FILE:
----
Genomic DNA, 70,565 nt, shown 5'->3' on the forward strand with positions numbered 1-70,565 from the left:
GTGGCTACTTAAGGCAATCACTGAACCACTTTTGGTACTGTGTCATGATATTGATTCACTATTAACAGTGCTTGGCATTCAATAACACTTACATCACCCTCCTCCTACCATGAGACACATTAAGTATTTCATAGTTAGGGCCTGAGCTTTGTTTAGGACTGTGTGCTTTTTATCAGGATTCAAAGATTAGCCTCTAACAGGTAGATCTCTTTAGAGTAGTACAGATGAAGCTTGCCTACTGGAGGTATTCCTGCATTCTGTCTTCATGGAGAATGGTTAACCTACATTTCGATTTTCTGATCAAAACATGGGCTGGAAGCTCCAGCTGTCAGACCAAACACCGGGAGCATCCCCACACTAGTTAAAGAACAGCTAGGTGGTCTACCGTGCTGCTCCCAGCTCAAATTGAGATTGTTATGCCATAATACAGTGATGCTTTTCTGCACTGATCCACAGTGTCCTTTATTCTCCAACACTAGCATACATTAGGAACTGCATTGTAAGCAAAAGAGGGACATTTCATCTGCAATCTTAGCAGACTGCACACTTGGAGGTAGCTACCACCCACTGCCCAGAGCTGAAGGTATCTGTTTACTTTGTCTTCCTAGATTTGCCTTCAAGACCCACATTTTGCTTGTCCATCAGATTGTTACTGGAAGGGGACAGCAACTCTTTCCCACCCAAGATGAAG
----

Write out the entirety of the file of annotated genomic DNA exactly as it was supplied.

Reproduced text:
Genomic DNA, 70,565 nt, shown 5'->3' on the forward strand with positions numbered 1-70,565 from the left:
GTGGCTACTTAAGGCAATCACTGAACCACTTTTGGTACTGTGTCATGATATTGATTCACTATTAACAGTGCTTGGCATTCAATAACACTTACATCACCCTCCTCCTACCATGAGACACATTAAGTATTTCATAGTTAGGGCCTGAGCTTTGTTTAGGACTGTGTGCTTTTTATCAGGATTCAAAGATTAGCCTCTAACAGGTAGATCTCTTTAGAGTAGTACAGATGAAGCTTGCCTACTGGAGGTATTCCTGCATTCTGTCTTCATGGAGAATGGTTAACCTACATTTCGATTTTCTGATCAAAACATGGGCTGGAAGCTCCAGCTGTCAGACCAAACACCGGGAGCATCCCCACACTAGTTAAAGAACAGCTAGGTGGTCTACCGTGCTGCTCCCAGCTCAAATTGAGATTGTTATGCCATAATACAGTGATGCTTTTCTGCACTGATCCACAGTGTCCTTTATTCTCCAACACTAGCATACATTAGGAACTGCATTGTAAGCAAAAGAGGGACATTTCATCTGCAATCTTAGCAGACTGCACACTTGGAGGTAGCTACCACCCACTGCCCAGAGCTGAAGGTATCTGTTTACTTTGTCTTCCTAGATTTGCCTTCAAGACCCACATTTTGCTTGTCCATCAGATTGTTACTGGAAGGGGACAGCAACTCTTTCCCACCCAAGATGAAG